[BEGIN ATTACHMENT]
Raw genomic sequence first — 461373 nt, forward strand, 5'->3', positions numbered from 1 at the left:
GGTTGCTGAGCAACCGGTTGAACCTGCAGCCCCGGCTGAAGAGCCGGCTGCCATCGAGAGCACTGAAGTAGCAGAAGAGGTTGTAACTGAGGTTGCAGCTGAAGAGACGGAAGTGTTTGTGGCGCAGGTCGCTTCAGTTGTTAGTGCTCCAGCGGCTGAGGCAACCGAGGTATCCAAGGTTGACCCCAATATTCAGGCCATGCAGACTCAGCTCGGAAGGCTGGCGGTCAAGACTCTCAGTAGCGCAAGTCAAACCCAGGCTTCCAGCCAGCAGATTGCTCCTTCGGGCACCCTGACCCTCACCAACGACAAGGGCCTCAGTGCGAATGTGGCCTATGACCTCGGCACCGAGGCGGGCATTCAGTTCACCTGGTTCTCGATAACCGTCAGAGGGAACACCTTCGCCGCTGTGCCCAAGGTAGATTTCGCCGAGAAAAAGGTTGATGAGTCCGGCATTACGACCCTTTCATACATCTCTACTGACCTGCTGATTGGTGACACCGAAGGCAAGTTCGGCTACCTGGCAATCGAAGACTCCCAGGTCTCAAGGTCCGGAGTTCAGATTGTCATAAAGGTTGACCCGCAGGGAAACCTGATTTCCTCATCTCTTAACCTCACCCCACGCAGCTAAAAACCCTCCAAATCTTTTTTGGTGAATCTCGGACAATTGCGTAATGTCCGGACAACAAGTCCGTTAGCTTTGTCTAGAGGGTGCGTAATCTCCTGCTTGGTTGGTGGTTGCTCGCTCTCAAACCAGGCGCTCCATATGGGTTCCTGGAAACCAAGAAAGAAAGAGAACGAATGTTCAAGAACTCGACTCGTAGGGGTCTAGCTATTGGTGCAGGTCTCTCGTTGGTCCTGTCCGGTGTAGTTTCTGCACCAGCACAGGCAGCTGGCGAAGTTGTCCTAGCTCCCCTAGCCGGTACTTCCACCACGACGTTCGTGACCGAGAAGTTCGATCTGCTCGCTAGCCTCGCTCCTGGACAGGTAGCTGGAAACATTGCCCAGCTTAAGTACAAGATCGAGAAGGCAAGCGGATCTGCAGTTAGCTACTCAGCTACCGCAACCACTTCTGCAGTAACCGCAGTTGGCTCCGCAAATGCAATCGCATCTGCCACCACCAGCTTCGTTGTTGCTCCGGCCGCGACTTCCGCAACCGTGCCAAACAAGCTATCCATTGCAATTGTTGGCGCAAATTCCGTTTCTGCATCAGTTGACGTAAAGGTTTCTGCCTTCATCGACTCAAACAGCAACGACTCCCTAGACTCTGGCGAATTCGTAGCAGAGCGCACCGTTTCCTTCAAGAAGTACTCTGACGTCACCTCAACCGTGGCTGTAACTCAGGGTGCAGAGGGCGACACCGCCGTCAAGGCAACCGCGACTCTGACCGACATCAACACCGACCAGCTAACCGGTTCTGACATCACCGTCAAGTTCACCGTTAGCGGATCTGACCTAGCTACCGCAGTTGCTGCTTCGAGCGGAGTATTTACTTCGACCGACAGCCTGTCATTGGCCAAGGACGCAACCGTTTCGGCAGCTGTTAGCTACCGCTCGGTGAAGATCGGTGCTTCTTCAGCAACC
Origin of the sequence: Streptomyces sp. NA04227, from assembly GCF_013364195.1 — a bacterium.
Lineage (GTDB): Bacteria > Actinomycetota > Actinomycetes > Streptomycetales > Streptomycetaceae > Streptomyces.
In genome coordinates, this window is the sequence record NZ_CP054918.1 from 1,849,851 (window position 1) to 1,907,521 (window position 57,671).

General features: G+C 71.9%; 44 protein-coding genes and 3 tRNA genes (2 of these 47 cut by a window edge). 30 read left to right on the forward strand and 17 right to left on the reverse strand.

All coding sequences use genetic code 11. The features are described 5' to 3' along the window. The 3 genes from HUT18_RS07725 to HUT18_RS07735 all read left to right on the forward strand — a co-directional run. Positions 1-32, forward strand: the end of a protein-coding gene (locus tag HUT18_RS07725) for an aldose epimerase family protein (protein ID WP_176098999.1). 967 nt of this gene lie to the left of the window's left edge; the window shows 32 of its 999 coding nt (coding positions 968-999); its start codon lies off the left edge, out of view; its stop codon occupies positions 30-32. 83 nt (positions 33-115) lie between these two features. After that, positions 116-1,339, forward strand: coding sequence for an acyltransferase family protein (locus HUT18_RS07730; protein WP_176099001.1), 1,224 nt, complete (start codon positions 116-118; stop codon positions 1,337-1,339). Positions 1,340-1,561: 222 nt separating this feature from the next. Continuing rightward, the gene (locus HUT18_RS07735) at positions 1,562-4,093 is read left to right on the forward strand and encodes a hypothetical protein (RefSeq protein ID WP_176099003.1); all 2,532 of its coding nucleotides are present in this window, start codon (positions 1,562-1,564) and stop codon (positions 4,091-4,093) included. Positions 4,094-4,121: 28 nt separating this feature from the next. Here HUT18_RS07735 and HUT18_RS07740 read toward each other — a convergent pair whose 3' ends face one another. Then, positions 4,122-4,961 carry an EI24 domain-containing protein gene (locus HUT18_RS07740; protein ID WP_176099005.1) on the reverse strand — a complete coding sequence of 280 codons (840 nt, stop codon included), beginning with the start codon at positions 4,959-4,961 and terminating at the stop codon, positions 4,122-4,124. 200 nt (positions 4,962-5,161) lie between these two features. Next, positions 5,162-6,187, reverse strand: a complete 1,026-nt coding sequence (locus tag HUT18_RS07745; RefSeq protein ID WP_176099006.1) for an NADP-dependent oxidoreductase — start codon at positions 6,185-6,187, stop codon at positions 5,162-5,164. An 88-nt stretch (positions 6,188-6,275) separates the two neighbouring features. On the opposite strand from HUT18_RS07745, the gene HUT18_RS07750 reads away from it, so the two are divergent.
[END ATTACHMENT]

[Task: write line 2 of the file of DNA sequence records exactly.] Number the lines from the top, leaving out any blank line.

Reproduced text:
GGTTGCTGAGCAACCGGTTGAACCTGCAGCCCCGGCTGAAGAGCCGGCTGCCATCGAGAGCACTGAAGTAGCAGAAGAGGTTGTAACTGAGGTTGCAGCTGAAGAGACGGAAGTGTTTGTGGCGCAGGTCGCTTCAGTTGTTAGTGCTCCAGCGGCTGAGGCAACCGAGGTATCCAAGGTTGACCCCAATATTCAGGCCATGCAGACTCAGCTCGGAAGGCTGGCGGTCAAGACTCTCAGTAGCGCAAGTCAAACCCAGGCTTCCAGCCAGCAGATTGCTCCTTCGGGCACCCTGACCCTCACCAACGACAAGGGCCTCAGTGCGAATGTGGCCTATGACCTCGGCACCGAGGCGGGCATTCAGTTCACCTGGTTCTCGATAACCGTCAGAGGGAACACCTTCGCCGCTGTGCCCAAGGTAGATTTCGCCGAGAAAAAGGTTGATGAGTCCGGCATTACGACCCTTTCATACATCTCTACTGACCTGCTGATTGGTGACACCGAAGGCAAGTTCGGCTACCTGGCAATCGAAGACTCCCAGGTCTCAAGGTCCGGAGTTCAGATTGTCATAAAGGTTGACCCGCAGGGAAACCTGATTTCCTCATCTCTTAACCTCACCCCACGCAGCTAAAAACCCTCCAAATCTTTTTTGGTGAATCTCGGACAATTGCGTAATGTCCGGACAACAAGTCCGTTAGCTTTGTCTAGAGGGTGCGTAATCTCCTGCTTGGTTGGTGGTTGCTCGCTCTCAAACCAGGCGCTCCATATGGGTTCCTGGAAACCAAGAAAGAAAGAGAACGAATGTTCAAGAACTCGACTCGTAGGGGTCTAGCTATTGGTGCAGGTCTCTCGTTGGTCCTGTCCGGTGTAGTTTCTGCACCAGCACAGGCAGCTGGCGAAGTTGTCCTAGCTCCCCTAGCCGGTACTTCCACCACGACGTTCGTGACCGAGAAGTTCGATCTGCTCGCTAGCCTCGCTCCTGGACAGGTAGCTGGAAACATTGCCCAGCTTAAGTACAAGATCGAGAAGGCAAGCGGATCTGCAGTTAGCTACTCAGCTACCGCAACCACTTCTGCAGTAACCGCAGTTGGCTCCGCAAATGCAATCGCATCTGCCACCACCAGCTTCGTTGTTGCTCCGGCCGCGACTTCCGCAACCGTGCCAAACAAGCTATCCATTGCAATTGTTGGCGCAAATTCCGTTTCTGCATCAGTTGACGTAAAGGTTTCTGCCTTCATCGACTCAAACAGCAACGACTCCCTAGACTCTGGCGAATTCGTAGCAGAGCGCACCGTTTCCTTCAAGAAGTACTCTGACGTCACCTCAACCGTGGCTGTAACTCAGGGTGCAGAGGGCGACACCGCCGTCAAGGCAACCGCGACTCTGACCGACATCAACACCGACCAGCTAACCGGTTCTGACATCACCGTCAAGTTCACCGTTAGCGGATCTGACCTAGCTACCGCAGTTGCTGCTTCGAGCGGAGTATTTACTTCGACCGACAGCCTGTCATTGGCCAAGGACGCAACCGTTTCGGCAGCTGTTAGCTACCGCTCGGTGAAGATCGGTGCTTCTTCAGCAACC